Consumer protection, recreational activities and personal injury compensation: Inconsistency in need of reform

Research output: Chapter in Book/Report/Conference proceedingChapterResearchpeer-review

Abstract

Participation in sport and recreation is one of the most significant causes
of personal injury in Australia, including many injuries of a serious nature.
The relevant liability rules pursuant to contract, tort and statute therefore
constitute a practically important area of law. Despite their importance,
however, those rules are not uniform. They are also in parts complex and
uncertain. This chapter highlights some of the key difficulties and suggests
areas that are in need of reform.
This chapter is mainly concerned with injuries resulting from activities
undertaken pursuant to a contract for recreational services (e.g. a paidfor
activity such as trampolining). A person negligently injured in the
course of the performance of a services contract may sue the defendant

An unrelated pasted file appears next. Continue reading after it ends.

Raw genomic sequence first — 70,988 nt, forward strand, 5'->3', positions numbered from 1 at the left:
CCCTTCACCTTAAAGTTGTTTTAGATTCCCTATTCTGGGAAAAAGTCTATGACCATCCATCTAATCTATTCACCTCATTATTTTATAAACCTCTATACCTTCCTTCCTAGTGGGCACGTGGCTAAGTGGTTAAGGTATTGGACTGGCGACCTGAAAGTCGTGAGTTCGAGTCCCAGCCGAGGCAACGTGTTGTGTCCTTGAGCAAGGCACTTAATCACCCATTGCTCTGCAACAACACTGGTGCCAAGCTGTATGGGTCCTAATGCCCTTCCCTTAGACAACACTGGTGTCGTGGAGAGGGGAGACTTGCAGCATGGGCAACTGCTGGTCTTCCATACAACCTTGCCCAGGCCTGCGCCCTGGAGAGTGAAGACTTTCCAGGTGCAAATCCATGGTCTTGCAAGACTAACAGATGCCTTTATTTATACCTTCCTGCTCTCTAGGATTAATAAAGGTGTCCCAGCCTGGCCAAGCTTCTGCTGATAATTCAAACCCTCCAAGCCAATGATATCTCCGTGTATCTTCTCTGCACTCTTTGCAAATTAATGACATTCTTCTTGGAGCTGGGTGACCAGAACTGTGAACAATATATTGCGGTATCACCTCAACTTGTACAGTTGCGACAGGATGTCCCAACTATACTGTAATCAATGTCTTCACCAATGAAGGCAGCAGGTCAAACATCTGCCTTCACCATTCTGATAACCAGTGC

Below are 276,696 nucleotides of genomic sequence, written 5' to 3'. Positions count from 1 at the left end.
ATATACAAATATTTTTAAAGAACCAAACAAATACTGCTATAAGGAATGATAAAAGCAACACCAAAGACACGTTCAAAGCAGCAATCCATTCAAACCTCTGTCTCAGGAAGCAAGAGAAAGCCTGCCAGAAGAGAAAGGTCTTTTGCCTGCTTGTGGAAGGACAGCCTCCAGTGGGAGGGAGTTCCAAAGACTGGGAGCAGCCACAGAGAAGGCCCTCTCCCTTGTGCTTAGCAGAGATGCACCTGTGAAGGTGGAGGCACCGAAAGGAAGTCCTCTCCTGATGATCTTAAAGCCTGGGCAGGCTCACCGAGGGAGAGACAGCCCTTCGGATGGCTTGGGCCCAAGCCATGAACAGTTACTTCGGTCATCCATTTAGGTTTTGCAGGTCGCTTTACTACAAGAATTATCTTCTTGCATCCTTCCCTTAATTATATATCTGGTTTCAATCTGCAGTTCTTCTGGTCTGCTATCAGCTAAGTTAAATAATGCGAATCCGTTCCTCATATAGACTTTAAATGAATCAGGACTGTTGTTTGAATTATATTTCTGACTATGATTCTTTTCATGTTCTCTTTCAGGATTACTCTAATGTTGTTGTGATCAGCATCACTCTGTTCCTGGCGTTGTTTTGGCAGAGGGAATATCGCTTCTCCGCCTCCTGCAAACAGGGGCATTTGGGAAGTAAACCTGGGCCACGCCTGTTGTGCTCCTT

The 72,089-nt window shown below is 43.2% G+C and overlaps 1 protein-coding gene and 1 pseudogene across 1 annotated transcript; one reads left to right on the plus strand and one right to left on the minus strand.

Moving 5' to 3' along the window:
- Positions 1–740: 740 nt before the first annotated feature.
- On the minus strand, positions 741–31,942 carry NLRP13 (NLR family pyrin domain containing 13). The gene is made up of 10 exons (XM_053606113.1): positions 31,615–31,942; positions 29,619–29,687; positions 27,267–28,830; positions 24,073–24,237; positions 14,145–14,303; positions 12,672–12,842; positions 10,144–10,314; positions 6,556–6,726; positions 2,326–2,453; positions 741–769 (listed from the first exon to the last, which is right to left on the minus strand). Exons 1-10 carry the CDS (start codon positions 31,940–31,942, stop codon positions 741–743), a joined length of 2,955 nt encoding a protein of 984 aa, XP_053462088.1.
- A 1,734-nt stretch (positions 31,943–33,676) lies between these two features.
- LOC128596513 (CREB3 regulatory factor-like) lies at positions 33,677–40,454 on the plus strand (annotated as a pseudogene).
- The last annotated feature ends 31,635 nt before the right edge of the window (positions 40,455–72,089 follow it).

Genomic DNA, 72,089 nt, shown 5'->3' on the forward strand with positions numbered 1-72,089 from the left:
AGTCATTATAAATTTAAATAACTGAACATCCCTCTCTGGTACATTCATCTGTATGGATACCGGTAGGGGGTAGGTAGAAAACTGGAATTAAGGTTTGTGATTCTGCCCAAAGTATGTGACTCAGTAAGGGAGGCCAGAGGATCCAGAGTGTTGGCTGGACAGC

supplier of the services for failure to comply with statutory guarantees
imposed by the Australian Consumer Law (ACL), among other possible claims in contract or negligence. In the absence of a contract, an injured
party may proceed only in negligence, against possible defendants such as
supervisors of activities, occupiers of premises, etc. Different legal rules
may apply accordingly.
Original languageEnglish
Title of host publicationNew Directions For Law in Australia
Subtitle of host publicationEssays in Contemporary Law Reform
EditorsRon Levy, Molly O'Brien, Simon Rice, Pauline Ridge, Margaret Thornton
Place of PublicationCanberra
PublisherAustralian National University
Pages291-299
Number of pages9
ISBN (Electronic)9781760461423
ISBN (Print)9781760461416
DOIs
Publication statusPublished - 22 Sep 2017

    Fingerprint

Cite this

Dietrich, J. (2017). Consumer protection, recreational activities and personal injury compensation: Inconsistency in need of reform. In R. Levy, M. O'Brien, S. Rice, P. Ridge, & M. Thornton (Eds.), New Directions For Law in Australia: Essays in Contemporary Law Reform (pp. 291-299). [26] Canberra : Australian National University. https://doi.org/http://press-files.anu.edu.au/downloads/press/n2641/pdf/ch26.pdf